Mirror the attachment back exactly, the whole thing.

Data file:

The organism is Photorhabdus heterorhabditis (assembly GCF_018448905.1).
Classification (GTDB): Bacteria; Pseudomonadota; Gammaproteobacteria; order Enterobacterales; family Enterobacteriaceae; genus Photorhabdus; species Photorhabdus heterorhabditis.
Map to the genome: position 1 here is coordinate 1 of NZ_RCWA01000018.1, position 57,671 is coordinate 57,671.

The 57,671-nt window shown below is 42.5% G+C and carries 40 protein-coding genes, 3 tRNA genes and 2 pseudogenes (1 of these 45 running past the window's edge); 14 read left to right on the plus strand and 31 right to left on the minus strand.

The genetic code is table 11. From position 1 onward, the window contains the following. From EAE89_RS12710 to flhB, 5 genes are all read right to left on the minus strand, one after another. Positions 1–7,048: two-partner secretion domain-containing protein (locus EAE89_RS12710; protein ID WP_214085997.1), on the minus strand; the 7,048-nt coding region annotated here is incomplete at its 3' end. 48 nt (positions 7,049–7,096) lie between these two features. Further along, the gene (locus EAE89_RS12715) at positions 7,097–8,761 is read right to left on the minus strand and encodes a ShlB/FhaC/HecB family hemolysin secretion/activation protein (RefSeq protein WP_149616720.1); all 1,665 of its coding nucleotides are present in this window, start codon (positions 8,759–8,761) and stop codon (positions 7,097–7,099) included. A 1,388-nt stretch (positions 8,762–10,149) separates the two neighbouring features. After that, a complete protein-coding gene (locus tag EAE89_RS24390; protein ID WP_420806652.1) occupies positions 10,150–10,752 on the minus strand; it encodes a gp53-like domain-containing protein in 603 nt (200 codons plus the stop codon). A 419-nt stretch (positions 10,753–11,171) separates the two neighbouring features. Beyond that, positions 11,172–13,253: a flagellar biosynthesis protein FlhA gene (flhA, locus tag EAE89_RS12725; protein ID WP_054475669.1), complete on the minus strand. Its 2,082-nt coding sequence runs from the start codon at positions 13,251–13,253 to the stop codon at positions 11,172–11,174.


The organism is Photorhabdus heterorhabditis (assembly GCF_018448905.1).
Classification (GTDB): Bacteria; Pseudomonadota; Gammaproteobacteria; order Enterobacterales; family Enterobacteriaceae; genus Photorhabdus; species Photorhabdus heterorhabditis.
Map to the genome: position 1 here is coordinate 1 of NZ_RCWA01000018.1, position 57,671 is coordinate 57,671.

The 57,671-nt window shown below is 42.5% G+C and carries 40 protein-coding genes, 3 tRNA genes and 2 pseudogenes (1 of these 45 running past the window's edge); 14 read left to right on the plus strand and 31 right to left on the minus strand.

The genetic code is table 11. From position 1 onward, the window contains the following. From EAE89_RS12710 to flhB, 5 genes are all read right to left on the minus strand, one after another. Positions 1–7,048: two-partner secretion domain-containing protein (locus EAE89_RS12710; protein ID WP_214085997.1), on the minus strand; the 7,048-nt coding region annotated here is incomplete at its 3' end. 48 nt (positions 7,049–7,096) lie between these two features. Further along, the gene (locus EAE89_RS12715) at positions 7,097–8,761 is read right to left on the minus strand and encodes a ShlB/FhaC/HecB family hemolysin secretion/activation protein (RefSeq protein WP_149616720.1); all 1,665 of its coding nucleotides are present in this window, start codon (positions 8,759–8,761) and stop codon (positions 7,097–7,099) included. A 1,388-nt stretch (positions 8,762–10,149) separates the two neighbouring features. After that, a complete protein-coding gene (locus tag EAE89_RS24390; protein ID WP_420806652.1) occupies positions 10,150–10,752 on the minus strand; it encodes a gp53-like domain-containing protein in 603 nt (200 codons plus the stop codon). A 419-nt stretch (positions 10,753–11,171) separates the two neighbouring features. Beyond that, positions 11,172–13,253: a flagellar biosynthesis protein FlhA gene (flhA, locus tag EAE89_RS12725; protein ID WP_054475669.1), complete on the minus strand. Its 2,082-nt coding sequence runs from the start codon at positions 13,251–13,253 to the stop codon at positions 11,172–11,174.